Both were the subjects of secret university trustees’ meetings concerning their continued employment at their respective universities. And in the case of each coach, the universities they served were — or are being — challenged for abuse and/or outright violation of their states’ open meetings laws.
In 2000 an Indiana attorney, Gojko Kasich, sued Indiana University for violation of the state’s open meeting laws based on secret meetings of less than a quorum of the members of the university’s board of trustees with the university’s president to discuss Knight’s termination. Kasich alleged that the trustees met with the president in two groups of four to avoid having a quorum of the nine member board present at a single meeting.
Their alleged goal? To circumvent the Indiana open meetings law requiring that meetings of a quorum of the board be conducted openly and in a public forum.
In a headline snatched from that era, University of Louisville Board of Trustees Chairman David Grissom unwittingly admitted to a similar violation of Kentucky’s Open Meetings Law based on a series of telephone calls he made to each of the board’s members to discuss beleaguered basketball Coach Rick Pitino’s suspension. At a press conference, Grissom “told reporters that he called every trustee to get their take on how best to respond to the recruiting scandal.” Every trustee, he reported, expressed support for the decision to suspend the coach.
The Indiana lawsuit was decided in favor of the university based on the courts’ interpretation of Indiana law – which does not prohibit less than quorum meetings — and its determination that there was no secret meeting of a quorum of the members of the IU Board of Trustees.
That was good news for IU. But the news for the University of Louisville is not so good.
Kentucky’s Open Meetings Law prohibits both secret meetings of a quorum of the members of a public agency and any series of less than quorum meetings where the members attending one or more of the meetings collectively constitute a quorum if the purpose of the meetings is to avoid the open meetings requirements. Such meetings are illegal — regardless of whether action is taken – if public business is discussed.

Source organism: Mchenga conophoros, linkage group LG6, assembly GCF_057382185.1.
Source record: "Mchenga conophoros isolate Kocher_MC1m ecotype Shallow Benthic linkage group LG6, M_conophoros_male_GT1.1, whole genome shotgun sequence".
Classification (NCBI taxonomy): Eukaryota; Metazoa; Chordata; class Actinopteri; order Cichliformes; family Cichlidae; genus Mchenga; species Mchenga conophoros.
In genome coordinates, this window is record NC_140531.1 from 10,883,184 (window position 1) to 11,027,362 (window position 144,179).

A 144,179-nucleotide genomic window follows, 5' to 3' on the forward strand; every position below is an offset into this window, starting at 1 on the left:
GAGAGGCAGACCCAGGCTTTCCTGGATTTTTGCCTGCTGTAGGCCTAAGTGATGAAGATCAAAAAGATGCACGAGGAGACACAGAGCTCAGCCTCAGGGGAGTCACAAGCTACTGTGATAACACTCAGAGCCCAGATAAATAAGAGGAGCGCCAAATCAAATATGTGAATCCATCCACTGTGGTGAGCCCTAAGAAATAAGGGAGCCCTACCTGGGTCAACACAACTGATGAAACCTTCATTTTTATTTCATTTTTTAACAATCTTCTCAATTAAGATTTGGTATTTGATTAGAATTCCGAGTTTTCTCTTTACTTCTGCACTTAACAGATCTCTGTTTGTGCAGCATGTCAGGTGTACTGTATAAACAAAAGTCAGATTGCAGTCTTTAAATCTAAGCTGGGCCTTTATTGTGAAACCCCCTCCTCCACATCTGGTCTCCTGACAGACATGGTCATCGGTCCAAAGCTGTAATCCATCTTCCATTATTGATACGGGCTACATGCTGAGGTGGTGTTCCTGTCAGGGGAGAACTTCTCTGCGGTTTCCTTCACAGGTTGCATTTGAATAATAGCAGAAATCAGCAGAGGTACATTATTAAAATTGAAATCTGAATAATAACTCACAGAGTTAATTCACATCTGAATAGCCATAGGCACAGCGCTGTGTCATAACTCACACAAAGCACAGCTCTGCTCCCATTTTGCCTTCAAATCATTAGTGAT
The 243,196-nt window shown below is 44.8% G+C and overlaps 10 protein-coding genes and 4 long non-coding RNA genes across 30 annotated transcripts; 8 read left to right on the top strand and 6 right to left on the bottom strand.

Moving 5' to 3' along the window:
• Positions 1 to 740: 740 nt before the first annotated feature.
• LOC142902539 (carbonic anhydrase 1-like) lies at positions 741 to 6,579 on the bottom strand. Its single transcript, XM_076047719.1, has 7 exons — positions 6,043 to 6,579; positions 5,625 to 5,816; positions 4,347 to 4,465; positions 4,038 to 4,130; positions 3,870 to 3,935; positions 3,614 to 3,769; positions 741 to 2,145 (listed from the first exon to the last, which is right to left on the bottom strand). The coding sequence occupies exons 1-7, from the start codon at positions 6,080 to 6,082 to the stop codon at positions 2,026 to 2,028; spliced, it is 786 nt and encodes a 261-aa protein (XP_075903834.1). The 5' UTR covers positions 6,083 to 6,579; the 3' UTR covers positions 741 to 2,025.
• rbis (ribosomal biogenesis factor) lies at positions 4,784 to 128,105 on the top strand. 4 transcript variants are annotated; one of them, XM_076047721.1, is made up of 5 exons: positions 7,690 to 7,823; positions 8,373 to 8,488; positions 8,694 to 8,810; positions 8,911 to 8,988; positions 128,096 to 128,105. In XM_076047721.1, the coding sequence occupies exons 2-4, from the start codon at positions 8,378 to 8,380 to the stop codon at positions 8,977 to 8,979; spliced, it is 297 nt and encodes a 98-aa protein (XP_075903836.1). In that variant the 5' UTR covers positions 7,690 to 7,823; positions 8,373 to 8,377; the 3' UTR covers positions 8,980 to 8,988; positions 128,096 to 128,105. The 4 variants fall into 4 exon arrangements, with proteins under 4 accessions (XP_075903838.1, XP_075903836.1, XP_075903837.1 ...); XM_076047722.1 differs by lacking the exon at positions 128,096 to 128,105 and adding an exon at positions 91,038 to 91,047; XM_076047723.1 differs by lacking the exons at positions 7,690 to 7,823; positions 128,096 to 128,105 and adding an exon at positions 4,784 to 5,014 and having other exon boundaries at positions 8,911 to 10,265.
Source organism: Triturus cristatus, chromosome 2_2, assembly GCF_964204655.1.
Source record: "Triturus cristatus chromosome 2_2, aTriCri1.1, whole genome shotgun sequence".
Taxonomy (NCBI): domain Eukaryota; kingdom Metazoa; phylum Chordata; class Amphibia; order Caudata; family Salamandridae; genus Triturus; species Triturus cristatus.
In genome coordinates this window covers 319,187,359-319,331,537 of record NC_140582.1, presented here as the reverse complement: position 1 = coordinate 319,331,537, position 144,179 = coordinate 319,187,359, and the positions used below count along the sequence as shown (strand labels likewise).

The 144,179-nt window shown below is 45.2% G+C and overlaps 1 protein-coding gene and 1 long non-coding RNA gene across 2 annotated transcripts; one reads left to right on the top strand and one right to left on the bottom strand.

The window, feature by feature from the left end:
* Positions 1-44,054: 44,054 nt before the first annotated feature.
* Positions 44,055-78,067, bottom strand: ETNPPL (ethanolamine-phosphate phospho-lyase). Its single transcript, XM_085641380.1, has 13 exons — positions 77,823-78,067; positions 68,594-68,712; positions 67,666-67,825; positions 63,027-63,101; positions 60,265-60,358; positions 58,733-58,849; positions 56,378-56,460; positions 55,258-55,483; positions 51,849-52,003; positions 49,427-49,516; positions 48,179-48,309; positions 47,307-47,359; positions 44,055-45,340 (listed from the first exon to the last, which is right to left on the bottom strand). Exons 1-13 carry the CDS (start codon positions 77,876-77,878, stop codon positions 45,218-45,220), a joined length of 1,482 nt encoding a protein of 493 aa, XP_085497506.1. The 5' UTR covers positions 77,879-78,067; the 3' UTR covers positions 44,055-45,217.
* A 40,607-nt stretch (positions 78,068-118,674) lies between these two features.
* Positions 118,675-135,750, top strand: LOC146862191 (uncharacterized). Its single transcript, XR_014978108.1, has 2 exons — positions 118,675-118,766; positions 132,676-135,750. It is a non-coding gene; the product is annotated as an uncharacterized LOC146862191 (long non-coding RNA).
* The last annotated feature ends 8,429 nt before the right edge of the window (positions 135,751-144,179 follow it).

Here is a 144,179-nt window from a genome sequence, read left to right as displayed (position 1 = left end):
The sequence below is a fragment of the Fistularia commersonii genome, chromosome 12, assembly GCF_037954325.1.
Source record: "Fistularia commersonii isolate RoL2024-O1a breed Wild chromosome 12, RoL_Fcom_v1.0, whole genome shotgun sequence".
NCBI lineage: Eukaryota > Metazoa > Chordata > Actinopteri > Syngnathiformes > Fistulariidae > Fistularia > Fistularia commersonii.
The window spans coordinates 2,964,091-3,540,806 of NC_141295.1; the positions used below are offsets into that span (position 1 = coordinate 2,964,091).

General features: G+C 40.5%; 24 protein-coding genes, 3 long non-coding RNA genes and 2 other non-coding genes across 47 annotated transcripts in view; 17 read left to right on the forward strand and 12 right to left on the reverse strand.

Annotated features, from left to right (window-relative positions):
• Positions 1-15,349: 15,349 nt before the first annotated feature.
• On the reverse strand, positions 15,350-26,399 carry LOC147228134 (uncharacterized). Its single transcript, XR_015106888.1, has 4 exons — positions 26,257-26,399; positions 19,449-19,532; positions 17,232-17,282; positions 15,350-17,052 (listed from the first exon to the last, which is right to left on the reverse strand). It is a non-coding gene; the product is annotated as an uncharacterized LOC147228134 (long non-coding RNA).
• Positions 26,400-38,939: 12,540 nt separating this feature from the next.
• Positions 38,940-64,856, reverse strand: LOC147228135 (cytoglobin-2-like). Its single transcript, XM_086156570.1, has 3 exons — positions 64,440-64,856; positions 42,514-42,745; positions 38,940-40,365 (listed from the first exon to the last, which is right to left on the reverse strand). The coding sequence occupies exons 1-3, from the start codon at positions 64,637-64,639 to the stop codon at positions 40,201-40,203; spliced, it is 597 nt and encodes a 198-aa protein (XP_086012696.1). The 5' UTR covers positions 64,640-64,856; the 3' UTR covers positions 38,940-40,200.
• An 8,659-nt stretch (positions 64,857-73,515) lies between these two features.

And Coach Pitino’s employment status clearly constitutes public business since the board elected to insinuate itself in the discussion by voicing unanimous support for the president’s decision to suspend him.
Notwithstanding his public statements, Grissom will probably claim that it was not his intention, or the intention of the trustees he contacted by telephone, to evade the requirements of the Open Meetings Law. Still, even a basic understanding of that law should have been sufficient to dissuade Grissom and the other trustess from this illegal conduct. After all, the trustees have ample opportunity to educate themselves about the law in their now mandatory training, which includes open meetings, and in written materials prepared by the Kentucky Attorney General describing public officials duties under this law which university presidents are required to distribute to each of them under a statute enacted in 2005. But the university’s transparency track record is not, as we well know, a good one.
For what it’s worth, the Open Meetings Law afforded Chairman Grissom legal options. He might have, for example, called a special meeting of the board with proper notice 24 hours in advance of the meeting. Or he might have called an emergency meeting – although it is questionable whether the circumstances confronting the board were sufficiently grave to warrant such a call – and suspended the 24 hour meeting notice requirement.
Instead he chose to engage in conduct that has been expressly proscribed since 1992 when the Open Meetings Law was amended to address “rolling” or “floating” less than quorum meetings. And it was in 1977, three years after the law’s enactment that the Kentucky Supreme Court determined that telephonic meetings were illegal.
This conduct was not prohibited in Indiana in 2000 when IU’s board conducted less than quorum meetings to discuss Bobby Knight’s dismissal. IU’s board survived its legal challenge seventeen years ago.
It is by no means clear that the University of Louisville will survive a similar legal challenge.
In a guest column appearing on WLKY’s website, UofL graduate and Dallas Morning News editorial writer Michael Lindenberger offers sound guidance to UofL’s Board of Trustees based on lessons learned from a similar debacle at Baylor University. His advice?
“Be painfully transparent. Follow Kentucky’s open records and open meetings laws to a tee. Go out of your way to make your decisions in public and offer plain and thorough rationale for them. Keep notes and minutes and make them available for the public in real time.”
“Yes, there are exceptions to the laws for personnel decisions. To the fullest extent possible without exposing private information about the employees in question, ignore those exceptions. Err on the side of openness.”
Additionally, we urge the board to acknowledge its violation of the Open Meetings Law in the hopes of avoiding a legal challenge to your actions relative to Coach Pitino similar to the legal challenge to IU’s actions relative to Bobby Knight. Because of a significant difference in the two state’s open meetings laws, such a legal challenge almost certainly will not end as well for the University of Louisville as it ended for Indiana University. The university is already facing legal battles on multiple fronts. And no matter how the open meetings dispute ends for the university, the biggest loser is, once again, the public and its statutory right to know.